Tuesday 28 Jan 2020
I wanted to take part in the Great Women's 10k because there was a time when I thought I might never be able to do it again.
I was diagnosed with stage three bowel cancer in February 2013.
I had none of the typical symptoms of bowel cancer, so when in January 2013 I started being violently sick for hours at a time doctors put it down to a sudden bout of food poisoning.
Three weeks later the vomiting began again and this time I was taken into hospital and tests revealed a blockage in my bowel.
I felt so ill and was in a lot of pain – I’d been vomiting for five days and couldn’t eat or drink – so when the consultant told me I had a tumour, I was almost relieved that finally, we knew what it was. I just wanted them to get on and fix it so I could feel normal again.
After my surgery to remove the tumour and two-thirds of my bowel, I slowly recovered in the Victoria Infirmary’s high dependency ward. However six days later, I fell ill with peritonitis, a potentially fatal inflammation of the abdomen, and to make matters worse I also had pneumonia.
A second emergency abdominal operation followed and I had to have a stoma bag put in place.
It was a huge blow, a real step backwards for me. I was exhausted and still couldn’t eat normally. After a week or so a nurse helped me into the shower to wash my hair, just to try and make me feel a bit better, however the sheer effort completely exhausted me and I ended up having to have a blood transfusion.
A few days later I received another devastating blow with the news that the cancer had spread to my lymph nodes and I would need chemotherapy. It was such a shock and very difficult to tell my children, Lucy, 16 and Adam, 14.
I slowly started to recover after spending 29 days in hospital (two and a half weeks in the high dependency ward) and I began chemotherapy in April 2013.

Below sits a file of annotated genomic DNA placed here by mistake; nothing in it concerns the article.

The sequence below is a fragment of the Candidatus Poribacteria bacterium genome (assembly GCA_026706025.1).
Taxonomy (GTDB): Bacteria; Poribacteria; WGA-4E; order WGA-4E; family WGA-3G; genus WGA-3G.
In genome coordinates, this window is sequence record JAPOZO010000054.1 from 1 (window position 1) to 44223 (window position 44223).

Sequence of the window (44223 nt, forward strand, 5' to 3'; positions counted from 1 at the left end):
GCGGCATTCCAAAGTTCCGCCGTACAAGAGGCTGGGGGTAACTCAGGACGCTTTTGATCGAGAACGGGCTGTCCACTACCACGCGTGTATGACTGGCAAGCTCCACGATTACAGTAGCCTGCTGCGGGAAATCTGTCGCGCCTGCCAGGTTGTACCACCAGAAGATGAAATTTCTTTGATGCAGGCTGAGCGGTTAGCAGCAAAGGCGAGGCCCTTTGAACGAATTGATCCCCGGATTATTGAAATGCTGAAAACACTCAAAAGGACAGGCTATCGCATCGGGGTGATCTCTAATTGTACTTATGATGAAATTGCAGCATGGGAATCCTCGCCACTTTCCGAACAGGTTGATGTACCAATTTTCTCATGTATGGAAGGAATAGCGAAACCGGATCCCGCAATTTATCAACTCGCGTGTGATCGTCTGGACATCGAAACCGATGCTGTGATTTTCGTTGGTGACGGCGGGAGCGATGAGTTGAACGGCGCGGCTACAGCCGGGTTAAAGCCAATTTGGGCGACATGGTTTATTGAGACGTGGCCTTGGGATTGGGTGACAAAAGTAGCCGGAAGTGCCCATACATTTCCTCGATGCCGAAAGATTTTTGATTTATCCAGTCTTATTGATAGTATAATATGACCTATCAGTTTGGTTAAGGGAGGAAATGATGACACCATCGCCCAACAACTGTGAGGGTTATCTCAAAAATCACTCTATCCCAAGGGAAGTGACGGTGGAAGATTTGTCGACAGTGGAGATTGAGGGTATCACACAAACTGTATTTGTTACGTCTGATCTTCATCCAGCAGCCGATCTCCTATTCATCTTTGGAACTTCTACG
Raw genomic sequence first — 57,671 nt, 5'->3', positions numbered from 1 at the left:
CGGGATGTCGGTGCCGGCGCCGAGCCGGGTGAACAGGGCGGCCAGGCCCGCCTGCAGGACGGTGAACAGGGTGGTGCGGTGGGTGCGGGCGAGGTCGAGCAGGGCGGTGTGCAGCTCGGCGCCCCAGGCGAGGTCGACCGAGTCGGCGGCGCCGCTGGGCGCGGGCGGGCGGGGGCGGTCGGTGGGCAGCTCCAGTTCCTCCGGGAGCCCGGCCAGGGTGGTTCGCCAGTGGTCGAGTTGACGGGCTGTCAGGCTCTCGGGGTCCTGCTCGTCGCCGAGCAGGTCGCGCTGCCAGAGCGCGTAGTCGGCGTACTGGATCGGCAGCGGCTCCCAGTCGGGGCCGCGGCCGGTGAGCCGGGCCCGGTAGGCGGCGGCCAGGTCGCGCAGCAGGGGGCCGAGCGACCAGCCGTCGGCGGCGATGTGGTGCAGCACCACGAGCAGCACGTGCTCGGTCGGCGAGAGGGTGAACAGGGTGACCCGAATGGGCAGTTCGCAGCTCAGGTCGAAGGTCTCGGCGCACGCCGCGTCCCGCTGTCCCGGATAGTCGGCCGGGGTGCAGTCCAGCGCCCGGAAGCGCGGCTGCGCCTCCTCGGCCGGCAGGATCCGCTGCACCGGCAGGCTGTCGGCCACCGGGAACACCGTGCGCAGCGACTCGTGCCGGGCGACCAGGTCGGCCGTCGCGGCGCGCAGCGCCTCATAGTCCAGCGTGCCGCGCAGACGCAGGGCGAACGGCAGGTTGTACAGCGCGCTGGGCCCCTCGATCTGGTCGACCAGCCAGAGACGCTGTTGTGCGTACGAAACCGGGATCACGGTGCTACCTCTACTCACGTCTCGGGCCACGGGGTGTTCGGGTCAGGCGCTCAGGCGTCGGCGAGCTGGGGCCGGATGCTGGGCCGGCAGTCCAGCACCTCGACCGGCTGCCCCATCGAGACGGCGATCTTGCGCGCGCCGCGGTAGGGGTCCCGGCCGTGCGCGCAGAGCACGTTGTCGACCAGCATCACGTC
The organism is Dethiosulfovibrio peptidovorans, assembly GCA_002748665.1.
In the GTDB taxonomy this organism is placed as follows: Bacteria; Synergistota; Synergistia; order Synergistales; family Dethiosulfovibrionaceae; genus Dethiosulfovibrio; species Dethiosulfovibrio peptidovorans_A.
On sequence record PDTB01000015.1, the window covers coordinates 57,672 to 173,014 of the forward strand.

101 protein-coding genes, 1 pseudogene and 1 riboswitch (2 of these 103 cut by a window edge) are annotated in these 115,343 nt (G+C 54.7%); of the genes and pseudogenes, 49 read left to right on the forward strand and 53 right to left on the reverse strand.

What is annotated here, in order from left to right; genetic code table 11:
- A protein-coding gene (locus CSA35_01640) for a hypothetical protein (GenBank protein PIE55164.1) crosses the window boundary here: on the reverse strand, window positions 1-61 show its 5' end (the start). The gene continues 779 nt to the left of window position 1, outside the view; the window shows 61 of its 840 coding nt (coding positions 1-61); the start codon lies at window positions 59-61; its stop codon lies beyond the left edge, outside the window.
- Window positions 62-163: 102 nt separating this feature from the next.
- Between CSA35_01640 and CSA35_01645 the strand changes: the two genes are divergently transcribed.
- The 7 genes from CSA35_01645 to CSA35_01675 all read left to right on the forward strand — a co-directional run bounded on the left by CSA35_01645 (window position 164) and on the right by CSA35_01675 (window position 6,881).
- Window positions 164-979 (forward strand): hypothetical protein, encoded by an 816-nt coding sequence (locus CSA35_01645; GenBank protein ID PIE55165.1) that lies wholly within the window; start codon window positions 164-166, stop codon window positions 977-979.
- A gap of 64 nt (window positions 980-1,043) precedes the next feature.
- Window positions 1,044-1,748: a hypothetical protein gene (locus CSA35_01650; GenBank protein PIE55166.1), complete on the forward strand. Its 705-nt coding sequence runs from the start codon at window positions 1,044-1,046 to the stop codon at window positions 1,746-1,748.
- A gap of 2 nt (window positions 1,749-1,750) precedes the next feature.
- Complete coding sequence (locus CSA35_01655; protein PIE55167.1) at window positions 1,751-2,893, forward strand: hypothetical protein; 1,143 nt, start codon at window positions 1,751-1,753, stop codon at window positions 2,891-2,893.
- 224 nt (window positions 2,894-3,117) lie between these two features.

My drama was still far from over. After returning home following further surgery, pouches containing septic fluid developed on my abdomen and I fell seriously ill at home. Despite everything I’d already been through, that was the sickest I’d ever felt. The night before I was readmitted to hospital was the worst. I was genuinely terrified that I wasn’t going to survive.
However once again I recovered, and after three weeks in hospital and on the 23 December, I was discharged.
It was a nurse who first suggested to me that I might benefit from a visit to Maggie’s. At first I thought why on earth would I want to go there? It’s full of sick people. I hadn’t quite come to terms with my cancer diagnosis. But when I walked through the doors of Maggie’s Glasgow, I thought – why have I not come here before?
The support groups at Maggie’s, like the Look Good Feel Better beauty workshops, were a huge help. They were fantastic – we had such a laugh and I made so many friends.
The support I received from Maggie’s was invaluable. You can talk to people, without feeling guilty that you are upsetting them, or scaring them. It’s much easier to cry too.
Now that I’m through and on the other side, I couldn’t just say thanks and walk away. I want to help others the way Maggie’s helped me and my family.
I took part in a 10k run with my family and friends in June 2016 and it was a really special day. I raised £7,260 and I am absolutely over the moon as I had a target of £2,000. I joined the volunteer fundraising board at Maggie’s Glasgow and as a community speaker, I have attended events and workshops to share my story.
So many people did so much to help me that being able to give something back by volunteering for Maggie’s is the least I can do.
After a clear scan, I decided to take part in the Great Women’s 10k 2016 in honour of Maggie’s. I hate running, but I wanted to do it because there was a time when I thought I might never be able to do it again.
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